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Now, in the architecture, the hidden layer is closely associated with the black box point –and how the neural network is learning the training set. This is where the major criticism steps in.

And every now and then a weight is changed, one applies a rule that minimizes some of the squares of error, and the iteration continue. This is known as the black box conundrum, it can approximate any function but it gives no insight into the relation between predicted variables and the outcome, explains Dr. PK Viswanathan. Now, in a supervised learning problem, one can explain the precise relationship between y and x but it is not possible to capture in a Neural Network.  

The biggest criticism of Neural Network is:

  1. It lacks explanatory power and we can’t define what is happening inside the hidden layers. But Neural Networks score high on universal approximation and accuracy.  
  2. Very difficult in the practical world to interpret the synoptic weights which is not the case in traditional techniques which further adds to the black box puzzle

Solving AI’s Black Box Conundrum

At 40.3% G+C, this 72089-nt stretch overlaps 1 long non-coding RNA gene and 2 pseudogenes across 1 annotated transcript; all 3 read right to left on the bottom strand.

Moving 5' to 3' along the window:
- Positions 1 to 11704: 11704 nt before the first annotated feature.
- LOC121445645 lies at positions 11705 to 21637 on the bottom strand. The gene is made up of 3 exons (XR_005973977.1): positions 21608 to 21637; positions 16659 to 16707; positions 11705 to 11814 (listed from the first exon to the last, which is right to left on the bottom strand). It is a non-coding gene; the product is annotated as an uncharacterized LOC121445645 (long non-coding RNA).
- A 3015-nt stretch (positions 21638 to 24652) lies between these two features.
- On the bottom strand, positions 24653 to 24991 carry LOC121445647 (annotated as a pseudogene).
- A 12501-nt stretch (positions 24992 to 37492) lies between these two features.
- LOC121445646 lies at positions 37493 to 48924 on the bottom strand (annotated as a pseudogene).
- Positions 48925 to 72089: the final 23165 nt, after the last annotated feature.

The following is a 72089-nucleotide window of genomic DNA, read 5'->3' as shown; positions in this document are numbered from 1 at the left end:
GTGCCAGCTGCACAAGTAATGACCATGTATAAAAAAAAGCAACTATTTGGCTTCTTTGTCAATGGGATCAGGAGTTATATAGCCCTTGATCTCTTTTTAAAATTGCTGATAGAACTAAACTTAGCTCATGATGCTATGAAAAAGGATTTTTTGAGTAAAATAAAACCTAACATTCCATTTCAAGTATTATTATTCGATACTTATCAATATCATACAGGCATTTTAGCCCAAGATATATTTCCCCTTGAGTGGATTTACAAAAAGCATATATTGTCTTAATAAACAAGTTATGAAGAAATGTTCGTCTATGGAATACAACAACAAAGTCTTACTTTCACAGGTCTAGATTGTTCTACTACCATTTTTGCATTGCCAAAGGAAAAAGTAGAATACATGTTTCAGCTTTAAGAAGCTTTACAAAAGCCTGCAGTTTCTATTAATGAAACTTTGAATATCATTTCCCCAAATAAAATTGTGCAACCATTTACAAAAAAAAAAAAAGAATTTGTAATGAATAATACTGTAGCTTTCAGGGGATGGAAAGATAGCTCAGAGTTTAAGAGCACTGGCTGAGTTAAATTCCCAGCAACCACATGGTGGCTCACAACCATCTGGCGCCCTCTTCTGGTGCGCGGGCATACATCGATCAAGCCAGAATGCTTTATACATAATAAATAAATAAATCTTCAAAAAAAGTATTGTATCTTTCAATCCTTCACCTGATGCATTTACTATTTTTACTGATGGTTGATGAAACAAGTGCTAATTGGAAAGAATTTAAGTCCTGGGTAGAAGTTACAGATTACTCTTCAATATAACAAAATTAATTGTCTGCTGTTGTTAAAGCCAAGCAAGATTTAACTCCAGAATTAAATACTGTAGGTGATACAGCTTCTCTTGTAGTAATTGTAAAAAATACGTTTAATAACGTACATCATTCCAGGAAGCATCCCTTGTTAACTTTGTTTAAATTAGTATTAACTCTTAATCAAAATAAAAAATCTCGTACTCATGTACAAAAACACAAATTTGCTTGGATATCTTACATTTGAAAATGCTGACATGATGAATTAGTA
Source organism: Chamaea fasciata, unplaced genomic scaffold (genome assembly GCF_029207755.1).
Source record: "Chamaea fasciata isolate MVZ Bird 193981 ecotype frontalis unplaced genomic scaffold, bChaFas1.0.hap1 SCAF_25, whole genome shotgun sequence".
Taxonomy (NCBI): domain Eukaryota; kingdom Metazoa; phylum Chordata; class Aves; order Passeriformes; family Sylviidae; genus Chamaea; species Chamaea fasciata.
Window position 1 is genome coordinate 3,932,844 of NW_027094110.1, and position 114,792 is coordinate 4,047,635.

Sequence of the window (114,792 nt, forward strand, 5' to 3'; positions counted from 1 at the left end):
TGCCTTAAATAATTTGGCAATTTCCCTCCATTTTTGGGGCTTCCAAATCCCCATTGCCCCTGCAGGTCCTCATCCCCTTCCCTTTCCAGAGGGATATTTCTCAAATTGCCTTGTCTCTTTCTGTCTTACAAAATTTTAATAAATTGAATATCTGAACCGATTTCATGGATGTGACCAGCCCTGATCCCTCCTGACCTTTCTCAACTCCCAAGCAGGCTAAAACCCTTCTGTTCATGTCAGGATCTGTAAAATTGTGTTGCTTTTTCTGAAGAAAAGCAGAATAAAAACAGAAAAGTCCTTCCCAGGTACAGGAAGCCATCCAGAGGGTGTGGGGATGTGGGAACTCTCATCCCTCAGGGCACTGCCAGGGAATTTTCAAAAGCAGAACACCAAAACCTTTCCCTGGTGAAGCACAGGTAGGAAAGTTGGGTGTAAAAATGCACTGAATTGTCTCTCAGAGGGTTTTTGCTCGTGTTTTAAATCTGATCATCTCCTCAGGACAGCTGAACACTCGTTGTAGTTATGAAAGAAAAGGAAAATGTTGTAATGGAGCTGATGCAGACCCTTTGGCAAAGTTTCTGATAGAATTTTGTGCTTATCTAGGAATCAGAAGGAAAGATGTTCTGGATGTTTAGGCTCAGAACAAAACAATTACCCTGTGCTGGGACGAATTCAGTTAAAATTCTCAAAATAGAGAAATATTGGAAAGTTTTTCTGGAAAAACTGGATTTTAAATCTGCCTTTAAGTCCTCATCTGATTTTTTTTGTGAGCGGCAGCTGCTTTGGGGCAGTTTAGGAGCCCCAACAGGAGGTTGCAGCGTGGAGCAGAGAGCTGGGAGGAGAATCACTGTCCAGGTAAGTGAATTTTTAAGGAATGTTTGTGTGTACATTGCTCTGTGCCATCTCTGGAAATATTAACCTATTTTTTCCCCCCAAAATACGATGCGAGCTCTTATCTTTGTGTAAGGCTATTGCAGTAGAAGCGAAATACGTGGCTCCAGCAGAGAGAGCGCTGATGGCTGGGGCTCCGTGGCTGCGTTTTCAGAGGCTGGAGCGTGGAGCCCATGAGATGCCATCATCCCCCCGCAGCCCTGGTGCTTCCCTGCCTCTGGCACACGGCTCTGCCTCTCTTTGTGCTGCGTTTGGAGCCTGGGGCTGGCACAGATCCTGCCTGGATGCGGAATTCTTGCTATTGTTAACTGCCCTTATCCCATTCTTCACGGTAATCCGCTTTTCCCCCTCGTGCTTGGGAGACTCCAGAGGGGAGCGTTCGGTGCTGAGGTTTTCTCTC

Now, many researchers are already working on explaining how neural networks make decisions. Let’s cite a couple of ways:

LIME: Better known as LIME, Local Interpretable Model-Agnostic Explanations, this technique involves manipulating data variables in many ways to see what moves score the most.  In LIME, local refers to local fidelity – i.e., the explanation should reflect the behaviour of the classifier “around” the instance being predicted. This explanation is useless unless it is interpretable – that is, unless a human can make sense of it. Lime is able to explain any model without needing to ‘peak’ into it, so it is model-agnostic. You can see the research paper here.

DARPA’s Explainable AI:  Now, DARPA has created a suite of machine learning techniques that produce more explainable models, while maintaining a high level of learning performance. Dubbed as Explainable AI (XAI), it enables human users to understand and manage the upcoming AI partners. The main advantage of Explainable AI is that new techniques can potentially circumvent the need for an extra layer. Another explanation component could from training neural network to associate semantic attributes with hidden layer nodes – which could boost learning of explainable features.